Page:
Most people from outside of the state think of Mardi Gras and wild New Orleans parties when they think of Louisiana. Mardi Gras is undoubtedly a one-of-a-kind event, and there's plenty of room to party all year in New Orleans, but the state has much more than that. From fantastic Cajun food and culture to stunning historic sites and beautiful forests and parks, the Bayou State has a little bit of everything. Whether you're planning a one-of-a-kind family vacation, a romantic getaway or a jam-packed adventure with friends, there are some things to see beyond the beaten path.
Located just a short walk from the famous French Quarter in New Orleans, Frenchmen Street is the place to go to listen to live music like a local. This street is lined with bars, clubs, and restaurants that feature live music every night of the week. Louisiana staples like jazz, blues, and zydeco are common, but you'll be able to hear almost every genre. The musicians here range from undiscovered gems to household names, but they all put on fantastic shows.
While you're in New Orleans, book a trip on the Steamboat Natchez. This old-fashioned steamboat lets you enjoy the city like people did back in the golden age of jazz. Both daytime and dinner cruises are available to fit your schedule, and both have live music and authentic Creole food. If you're a history buff, be sure to visit the steam engine room to see the inner workings of the ship.
No trip to Louisiana is complete without a plantation tour, and Oak Alley Plantation is one of the most popular. This National Historic site was once a sugar plantation but is now preserved as a living museum. Wander through the picturesque grounds to take in the lush beauty, then head indoors to learn about the history of the plantation and of slavery and sugar cane production in general.
If you want a break from the manicured plantation grounds, head over to Honey Island Swamp in St. Tammany Parish. This unique wilderness has the distinction of being one of the most pristine swamplands in the United States. The terrain and wildlife can be treacherous, so the best way to see the swamp is to book a tour from one of several operators in the area. Keep your eyes peeled for the abundant wildlife, including alligators, bears, owls, and water birds. There are even rumors of a Bigfoot-like swamp monster lurking among the cypress trees.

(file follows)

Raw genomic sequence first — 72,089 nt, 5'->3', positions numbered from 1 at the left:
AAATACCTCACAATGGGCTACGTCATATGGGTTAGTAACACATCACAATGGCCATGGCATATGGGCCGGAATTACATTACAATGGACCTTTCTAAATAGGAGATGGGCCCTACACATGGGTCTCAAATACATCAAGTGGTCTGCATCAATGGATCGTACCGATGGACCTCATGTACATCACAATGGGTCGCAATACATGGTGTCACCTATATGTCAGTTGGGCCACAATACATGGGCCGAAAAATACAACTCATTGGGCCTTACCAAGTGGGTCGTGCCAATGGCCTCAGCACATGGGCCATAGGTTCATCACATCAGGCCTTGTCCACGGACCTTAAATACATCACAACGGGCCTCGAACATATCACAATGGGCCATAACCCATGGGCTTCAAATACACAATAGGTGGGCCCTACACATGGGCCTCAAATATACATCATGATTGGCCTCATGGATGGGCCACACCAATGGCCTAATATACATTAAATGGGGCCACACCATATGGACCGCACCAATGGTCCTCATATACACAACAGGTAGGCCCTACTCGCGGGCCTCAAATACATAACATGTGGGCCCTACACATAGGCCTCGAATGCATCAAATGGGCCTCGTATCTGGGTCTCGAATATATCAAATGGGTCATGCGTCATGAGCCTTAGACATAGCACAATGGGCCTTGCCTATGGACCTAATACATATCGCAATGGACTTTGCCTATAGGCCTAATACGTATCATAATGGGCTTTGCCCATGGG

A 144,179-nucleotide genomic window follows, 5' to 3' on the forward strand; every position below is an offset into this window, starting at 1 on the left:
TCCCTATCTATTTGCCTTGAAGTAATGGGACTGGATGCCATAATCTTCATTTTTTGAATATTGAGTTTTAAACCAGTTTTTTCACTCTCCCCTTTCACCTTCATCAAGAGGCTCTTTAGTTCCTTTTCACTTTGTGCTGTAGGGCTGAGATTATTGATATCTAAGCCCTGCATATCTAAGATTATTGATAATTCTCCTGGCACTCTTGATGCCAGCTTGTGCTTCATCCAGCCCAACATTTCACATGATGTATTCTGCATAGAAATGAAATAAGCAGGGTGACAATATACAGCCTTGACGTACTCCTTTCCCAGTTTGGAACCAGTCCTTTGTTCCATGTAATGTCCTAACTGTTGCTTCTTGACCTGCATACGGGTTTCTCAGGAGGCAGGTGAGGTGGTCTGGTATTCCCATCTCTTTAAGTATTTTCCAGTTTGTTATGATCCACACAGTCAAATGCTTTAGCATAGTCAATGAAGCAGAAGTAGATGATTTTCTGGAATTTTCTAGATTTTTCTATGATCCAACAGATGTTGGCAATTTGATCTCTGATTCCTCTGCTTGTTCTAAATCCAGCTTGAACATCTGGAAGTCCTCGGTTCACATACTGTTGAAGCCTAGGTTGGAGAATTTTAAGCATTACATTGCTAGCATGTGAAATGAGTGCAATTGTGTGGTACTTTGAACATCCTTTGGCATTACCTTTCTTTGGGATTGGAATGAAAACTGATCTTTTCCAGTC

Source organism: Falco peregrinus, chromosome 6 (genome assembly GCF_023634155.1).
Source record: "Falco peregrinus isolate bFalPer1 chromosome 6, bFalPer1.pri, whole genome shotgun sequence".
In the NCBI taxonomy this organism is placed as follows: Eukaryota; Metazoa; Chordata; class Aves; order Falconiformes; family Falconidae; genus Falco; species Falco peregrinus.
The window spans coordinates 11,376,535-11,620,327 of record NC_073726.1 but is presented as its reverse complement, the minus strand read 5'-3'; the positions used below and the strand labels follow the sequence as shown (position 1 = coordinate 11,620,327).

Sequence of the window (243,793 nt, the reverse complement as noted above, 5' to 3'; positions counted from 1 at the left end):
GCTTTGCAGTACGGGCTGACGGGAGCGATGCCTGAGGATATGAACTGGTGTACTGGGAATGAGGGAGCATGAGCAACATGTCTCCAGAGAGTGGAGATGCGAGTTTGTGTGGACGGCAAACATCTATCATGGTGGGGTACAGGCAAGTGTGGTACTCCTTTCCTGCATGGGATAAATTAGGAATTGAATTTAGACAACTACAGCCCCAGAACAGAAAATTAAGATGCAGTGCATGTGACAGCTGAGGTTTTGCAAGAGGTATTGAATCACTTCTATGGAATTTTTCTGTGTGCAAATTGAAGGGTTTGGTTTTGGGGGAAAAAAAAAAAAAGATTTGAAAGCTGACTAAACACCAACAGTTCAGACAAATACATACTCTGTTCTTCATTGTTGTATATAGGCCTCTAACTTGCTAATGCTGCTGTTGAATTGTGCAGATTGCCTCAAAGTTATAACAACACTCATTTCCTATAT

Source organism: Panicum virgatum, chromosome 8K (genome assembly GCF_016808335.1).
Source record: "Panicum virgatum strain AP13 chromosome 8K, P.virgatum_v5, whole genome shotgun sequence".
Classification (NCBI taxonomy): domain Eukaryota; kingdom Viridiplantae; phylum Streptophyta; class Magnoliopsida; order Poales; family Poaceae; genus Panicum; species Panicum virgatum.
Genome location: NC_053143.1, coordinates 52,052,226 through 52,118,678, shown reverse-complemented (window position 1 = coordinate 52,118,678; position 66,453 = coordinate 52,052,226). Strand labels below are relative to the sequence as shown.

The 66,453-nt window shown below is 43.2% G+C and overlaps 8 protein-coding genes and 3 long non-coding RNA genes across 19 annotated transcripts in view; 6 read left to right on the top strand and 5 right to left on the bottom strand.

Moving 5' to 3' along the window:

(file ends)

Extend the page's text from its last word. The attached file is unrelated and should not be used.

Bourbon Street in the French Quarter gets all the publicity, but have you ever been down Royal Street? This promenade of art galleries, cute shops, eateries, and wrought-iron balconies is just as charming as its famous cousin with a fraction of the tourism. Take a break from the neon lights and spend an afternoon shopping for unique souvenirs. Enjoy the street performances as you munch on goodies from Café Beignet. In the evening, join the resident ghosts for a drink at Hotel Monteleone.
If you like spice, you'll love Avery Island. This picturesque place is best known as the home of Tabasco Sauce, and the sauce factory is open for public tours if you want to see how this fiery condiment is made. There's also a delicious restaurant with a menu designed to showcase the flavor of the sauce. Afterward, spend some time exploring Jungle Gardens, a 170-acre preserve with everything from a manicured Asian garden to wild nature trails.
While touring a cemetery may be a bit macabre for some, LaFayette Cemetery is a popular tourist attraction in New Orleans. The unique geography in the area led to the creation of elaborate above-ground tombs which are featured in many films and television shows, and there are quite a few famous people interred in the cemetery. Guided tours are available, or you can roam the area on your own.